Patients and Methods Top


This was a single-center prospective study. We enrolled 104 patients with IDC on the basis of patients' clinical history, physical examination, 12-lead ECG, chest radiography, echocardiography, and coronary angiography according to the WHO criteria [2]; patients were recruited from Yacoub Research Unite, Menoufia University, Egypt, between January 2013 and May 2016.

The other limb of the study was the control group in which we studied 25 age-matched and sex-matched healthy individuals without a detectable cardiovascular risk factor or receiving any medication and with a normal 12-lead ECG. The study was approved by the Ethical Committee of Menoufia Faculty of Medicine. Informed consent was taken from each participant in the study.

The exclusion criteria included patients with the following:

  1. Systemic hypertension (>150/95 mmHg)
  2. Coronary artery disease (>50% in one or more major branches)
  3. Chronic excess alcohol (>40 g/day in women and >80 g/day in men for more than 5 years after 6-month abstinence
  4. Systemic disease known to cause DCM
  5. Pericardial diseases
  6. Congenital heart disease
  7. Cor pulmonale
  8. Rapid, sustained supraventricular tachycardia.


Echocardiography

Echocardiographic examinations were performed for all participants in the left lateral decubitus position in the parasternal long, short-axis, apical two-chamber and four-chamber views using standard transducer positions. Esaote Mylab Gold ultrasound system (Esaote S.p.A, Florence, Italy) equipped with a 5 MHz phased-array transducer was utilized. RV end-diastolic diameters (basal, mid, and longitudinal) and wall thickness, left ventricular end-diastolic diameter (LVEDD), left ventricular end-systolic diameter (LVESD), septum, posterior wall thickness, ejection fraction (EF%), and left atrial (LA) diameter and volume were evaluated.

Color flow mapping and continuous-wave Doppler was used to estimate pulmonary artery pressure (PAP) from tricuspid regurge velocity (simplified Bernoulli equation). The severity of mitral regurge and tricuspid regurge was graded according to the jet area method. Peak early (E) and late (A) transmitral (Em and Am) filling velocities were measured from mitral inflow velocities, and deceleration time was obtained. Peak systolic (Sa), early diastolic (E'), and atrial diastolic (A') velocities were obtained by placing a tissue Doppler Diagnostic Medical Imager (DMI) sample volume at the right ventricular free wall (RVFW) and lateral mitral annulus in the apical four-chamber view. The early mitral inflow velocity/early mitral annular velocity (Em/E'm) was calculated.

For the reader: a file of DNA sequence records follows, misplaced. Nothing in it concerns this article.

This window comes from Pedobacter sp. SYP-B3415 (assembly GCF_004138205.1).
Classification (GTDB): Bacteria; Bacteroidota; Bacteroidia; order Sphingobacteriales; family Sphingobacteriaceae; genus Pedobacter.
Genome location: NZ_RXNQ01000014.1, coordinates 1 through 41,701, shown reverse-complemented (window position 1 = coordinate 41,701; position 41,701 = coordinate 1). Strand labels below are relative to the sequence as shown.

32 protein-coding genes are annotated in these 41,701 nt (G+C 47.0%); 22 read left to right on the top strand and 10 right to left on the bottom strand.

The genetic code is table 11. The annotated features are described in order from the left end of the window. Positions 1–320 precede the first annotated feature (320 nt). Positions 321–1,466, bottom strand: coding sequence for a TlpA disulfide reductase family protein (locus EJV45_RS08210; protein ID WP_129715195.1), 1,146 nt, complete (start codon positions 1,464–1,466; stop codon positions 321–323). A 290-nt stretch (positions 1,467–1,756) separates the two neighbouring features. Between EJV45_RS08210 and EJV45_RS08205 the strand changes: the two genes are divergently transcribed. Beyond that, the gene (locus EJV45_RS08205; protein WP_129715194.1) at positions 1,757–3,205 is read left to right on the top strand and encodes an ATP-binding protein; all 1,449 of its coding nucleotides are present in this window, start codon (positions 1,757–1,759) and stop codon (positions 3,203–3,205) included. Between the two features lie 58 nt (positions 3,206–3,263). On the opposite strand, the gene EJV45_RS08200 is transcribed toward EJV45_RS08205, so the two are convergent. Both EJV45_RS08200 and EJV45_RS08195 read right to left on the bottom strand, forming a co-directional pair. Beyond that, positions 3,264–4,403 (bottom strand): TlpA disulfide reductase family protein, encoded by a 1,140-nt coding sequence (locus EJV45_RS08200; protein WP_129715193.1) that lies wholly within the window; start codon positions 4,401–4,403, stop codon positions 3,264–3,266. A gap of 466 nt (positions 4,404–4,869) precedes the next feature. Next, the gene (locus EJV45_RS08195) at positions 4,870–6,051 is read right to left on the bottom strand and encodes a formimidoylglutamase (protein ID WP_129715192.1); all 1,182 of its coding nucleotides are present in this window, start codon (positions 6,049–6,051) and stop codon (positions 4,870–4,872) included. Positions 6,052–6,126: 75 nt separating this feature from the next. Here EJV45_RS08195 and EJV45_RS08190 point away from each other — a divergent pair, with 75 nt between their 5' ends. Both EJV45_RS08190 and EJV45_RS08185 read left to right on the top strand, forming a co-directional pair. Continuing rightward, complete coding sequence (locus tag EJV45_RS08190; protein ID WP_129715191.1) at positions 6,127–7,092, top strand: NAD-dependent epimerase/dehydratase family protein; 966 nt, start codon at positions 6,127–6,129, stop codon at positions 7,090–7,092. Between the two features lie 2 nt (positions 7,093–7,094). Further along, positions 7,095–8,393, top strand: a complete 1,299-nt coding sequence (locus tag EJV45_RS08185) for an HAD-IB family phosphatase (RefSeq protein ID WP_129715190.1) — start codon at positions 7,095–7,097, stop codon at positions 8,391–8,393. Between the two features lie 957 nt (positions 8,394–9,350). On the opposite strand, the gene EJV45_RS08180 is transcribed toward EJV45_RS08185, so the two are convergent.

Quality, ECG signal and a frame rate (70 ± 20 frames/s), was adjusted depending on the heart rate and stored for off-line analysis using XStrain software (coMakeIT B.V., Stationsplein 62, 3743 KM Baarn., The Netherlands). Vector velocity imaging (VVI) is a dedicated software that derives longitudinal myocardial velocity, strain (ε), strain rate (SR), and displacement from the digitized 2D video clips.

Analysis of deformation

LV images were recorded and processed. Tracking and subsequent strain calculations were performed. Systolic strain (εsys), systolic strain rate (SRsys), early systolic strain rate (SRe), and atrial strain rate (SRa) in the basal, mid, and apical segments of septal, lateral, anterior, and inferior wall were measured. To reduce random noise, each sample was obtained by averaging more than one consecutive heart cycle (usually three), by averaging all previously collected data. LV Global εsys, SRsys, early diastolic strain rate (SRe dia), and diastolic atrial strain rate (SRa dia) were obtained.

RV images were recorded and processed. Tracking and subsequent strain calculations were performed. Longitudinal εsys, SRsys, SRe dia, and SRa dia in the basal, mid and apical segments of the RVFW and septum were obtained. Global RV deformation was calculated from RVFW and septal segments. To estimate LV and RV mechanical dyssynchrony, myocardial contraction time was measured from regional strain curves for each ventricular segment, as time from the beginning of Q wave of ECG to the time-to-peak systolic strain. LV and RV dyssynchrony was defined as the standard deviation of the averaged time-to-peak strain (TTP-SD).

Statistical analysis

Values were presented as means ± SD or as numbers and proportions, as appropriate. The relations between qualitative variables were evaluated using the χ2-test or Fisher's exact test, as indicated. Means were compared with Student's test. Quantitative variables were correlated with the use of coefficient of correlation r. We have used Sm lateral annulus less than 9.5 as an indicator of RV dysfunction and receiver operating characteristic analysis was performed to detect suitable cutoff points for RV εsys%, SRsys, SRe, and SRa to differentiate RV dysfunction in DCM. Variables that were statistically significant in univariate analysis were introduced in a logistic regression model to detect independent predictors of RV dysfunction. All tests were bilateral and a P value of 0.05 was the limit of statistical significance. Analysis was performed using IBM SPSS for Mac (version 24) software (IBM Corp. Released 2016. Armonk, NY).

IBM SPSS statistics is available in a base version and three editions:

  1. SPSS statistics base provides a range of statistical procedures suitable for many problems, including crosstabs, linear regression, Monte Carlo simulation, geospatial analytics, and the ability to extend built-in capabilities with Python, R, or Java code
  2. SPSS statistics standard includes techniques such as logistic and nonlinear regression and presentation quality custom tables to help business managers and analysts